Melanie Sykes Pelvic Floor Exercise

Fitness Trend: Pelvic Floor Toning

We’ve all imagined ourselves with toned abs, a pert bottom and significantly less back fat, but who has thought about having a tight, toned pelvic floor?

If you haven’t, you should. Your pelvic floor is not only important for preventing leakage when you sneeze, keeping it toned could significantly improve your sex life (now I’ve got your attention right!).

Holding It In Place

Put simply, your pelvic floor muscles act as a sling hanging between your legs to hold the pelvic organs in place. For women, these include the bladder, uterus and bowel. When your pelvic floor muscles contract they prevent the release of urine, faeces and wind. They also provide support for the baby during pregnancy, and assist in the birthing process.

As you get older, your pelvic floor muscles gradually weaken. This can cause problems, including urinary incontinence and reduced sensitivity during sex.

Squeeze and Tone

Thankfully there are a few exercises that help strengthen your pelvic floor muscles. These can be done discreetly pretty much anywhere, so those around you will be none the wiser.

First, you need to correctly identify your pelvic floor muscles. The easiest way to do this is to stop the flow of urine when you’re next on the loo (avoid doing this on a regular basis as it can have a harmful effect on your bladder).

Once you’ve located the right muscles you can start your strengthening routine. In a seated position, squeeze and relax your muscles 10 to 20 times in a row. Once you’ve got the hang of this, try holding for two to three seconds before relaxing.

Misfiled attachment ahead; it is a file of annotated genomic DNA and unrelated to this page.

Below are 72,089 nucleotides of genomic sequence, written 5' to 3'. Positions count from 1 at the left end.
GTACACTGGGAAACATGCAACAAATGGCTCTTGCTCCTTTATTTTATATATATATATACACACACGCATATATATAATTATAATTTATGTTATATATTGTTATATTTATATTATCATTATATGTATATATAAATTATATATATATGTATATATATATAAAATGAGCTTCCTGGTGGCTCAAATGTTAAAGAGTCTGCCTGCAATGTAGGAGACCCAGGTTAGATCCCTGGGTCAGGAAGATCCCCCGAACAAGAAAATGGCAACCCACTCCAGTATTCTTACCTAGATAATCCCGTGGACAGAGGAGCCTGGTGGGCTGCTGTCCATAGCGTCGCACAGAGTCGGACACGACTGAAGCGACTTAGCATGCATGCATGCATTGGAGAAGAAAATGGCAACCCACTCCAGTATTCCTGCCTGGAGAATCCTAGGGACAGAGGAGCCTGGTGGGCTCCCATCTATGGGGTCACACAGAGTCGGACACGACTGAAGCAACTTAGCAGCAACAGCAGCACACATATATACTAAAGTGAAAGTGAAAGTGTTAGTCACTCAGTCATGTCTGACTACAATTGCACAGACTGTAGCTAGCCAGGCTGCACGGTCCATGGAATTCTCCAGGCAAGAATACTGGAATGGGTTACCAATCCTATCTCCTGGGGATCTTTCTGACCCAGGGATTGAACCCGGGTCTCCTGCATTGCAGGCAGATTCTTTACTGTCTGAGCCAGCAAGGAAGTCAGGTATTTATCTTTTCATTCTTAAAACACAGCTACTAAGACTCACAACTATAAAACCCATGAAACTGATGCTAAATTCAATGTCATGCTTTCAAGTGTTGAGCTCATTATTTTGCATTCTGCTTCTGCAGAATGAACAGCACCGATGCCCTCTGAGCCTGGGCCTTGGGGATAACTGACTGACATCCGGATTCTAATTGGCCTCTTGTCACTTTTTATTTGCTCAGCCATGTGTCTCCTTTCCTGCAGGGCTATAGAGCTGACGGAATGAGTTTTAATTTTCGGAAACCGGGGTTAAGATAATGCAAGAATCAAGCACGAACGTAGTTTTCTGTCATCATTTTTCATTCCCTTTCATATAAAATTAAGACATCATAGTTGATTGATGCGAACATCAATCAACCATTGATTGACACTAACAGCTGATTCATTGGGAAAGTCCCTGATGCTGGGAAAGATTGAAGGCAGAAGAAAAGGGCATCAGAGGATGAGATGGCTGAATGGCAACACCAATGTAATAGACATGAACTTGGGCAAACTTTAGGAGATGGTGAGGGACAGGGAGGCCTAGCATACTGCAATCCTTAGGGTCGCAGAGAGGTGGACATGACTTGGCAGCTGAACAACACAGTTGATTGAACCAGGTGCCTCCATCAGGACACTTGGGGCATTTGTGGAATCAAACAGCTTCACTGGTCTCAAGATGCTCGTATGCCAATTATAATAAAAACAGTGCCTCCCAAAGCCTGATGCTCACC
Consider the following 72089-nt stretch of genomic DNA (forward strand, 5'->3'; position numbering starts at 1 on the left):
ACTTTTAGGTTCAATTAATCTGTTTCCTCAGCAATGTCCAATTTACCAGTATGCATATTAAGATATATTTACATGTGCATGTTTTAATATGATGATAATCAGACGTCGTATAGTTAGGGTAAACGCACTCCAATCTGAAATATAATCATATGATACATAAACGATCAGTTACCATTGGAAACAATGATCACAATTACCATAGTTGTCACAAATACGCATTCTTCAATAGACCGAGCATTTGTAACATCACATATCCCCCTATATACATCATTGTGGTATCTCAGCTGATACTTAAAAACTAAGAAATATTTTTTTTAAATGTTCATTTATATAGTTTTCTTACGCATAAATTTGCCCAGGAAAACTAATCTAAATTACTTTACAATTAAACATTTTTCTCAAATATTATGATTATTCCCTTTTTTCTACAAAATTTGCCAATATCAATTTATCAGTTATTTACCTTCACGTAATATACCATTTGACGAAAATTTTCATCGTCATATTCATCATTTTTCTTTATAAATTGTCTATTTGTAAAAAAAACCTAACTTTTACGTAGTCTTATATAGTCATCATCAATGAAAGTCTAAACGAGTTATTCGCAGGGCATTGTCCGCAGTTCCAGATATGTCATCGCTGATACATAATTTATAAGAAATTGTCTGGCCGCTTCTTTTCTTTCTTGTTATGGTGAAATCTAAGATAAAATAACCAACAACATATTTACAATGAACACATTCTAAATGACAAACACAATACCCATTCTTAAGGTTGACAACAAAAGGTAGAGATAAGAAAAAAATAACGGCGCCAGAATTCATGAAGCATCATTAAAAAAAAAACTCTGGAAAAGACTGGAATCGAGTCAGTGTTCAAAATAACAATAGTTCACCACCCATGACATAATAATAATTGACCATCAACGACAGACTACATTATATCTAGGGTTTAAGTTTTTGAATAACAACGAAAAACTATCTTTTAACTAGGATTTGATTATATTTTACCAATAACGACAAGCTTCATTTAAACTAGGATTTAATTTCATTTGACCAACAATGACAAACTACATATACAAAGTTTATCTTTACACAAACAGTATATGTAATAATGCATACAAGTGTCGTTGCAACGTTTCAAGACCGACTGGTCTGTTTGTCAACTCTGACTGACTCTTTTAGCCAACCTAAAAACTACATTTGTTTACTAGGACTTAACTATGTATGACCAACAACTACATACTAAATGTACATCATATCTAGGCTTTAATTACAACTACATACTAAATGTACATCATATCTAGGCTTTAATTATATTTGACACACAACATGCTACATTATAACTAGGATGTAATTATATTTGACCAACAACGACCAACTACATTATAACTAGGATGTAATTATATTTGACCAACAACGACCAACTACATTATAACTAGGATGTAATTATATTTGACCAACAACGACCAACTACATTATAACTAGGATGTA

The bonus of pelvic floor exercises is they can be done at your desk, while you’re driving or when you’re out for cocktails. If you do them every day you’ll soon start to feel the difference.

And Sex, Too.

Many people are unaware that squeezing your pelvic floor muscles during sex can add to sexual sensation and improve orgasms. I’m can’t guarantee your sex life will suddenly improve, but being aware of your pelvic floor muscles and activating them during sex may help spice things up a little!

And while you’re at it, why not encourage your man to join you next time you try your new workout routine. Pelvic floor exercises have been shown to help ejaculation, as well as men with erectile dysfunction and urinary incontinence. Win win.

So what are you waiting for, start toning your pelvic floor muscles today and say goodbye to fearful sneezing and boring sex! You’re welcome.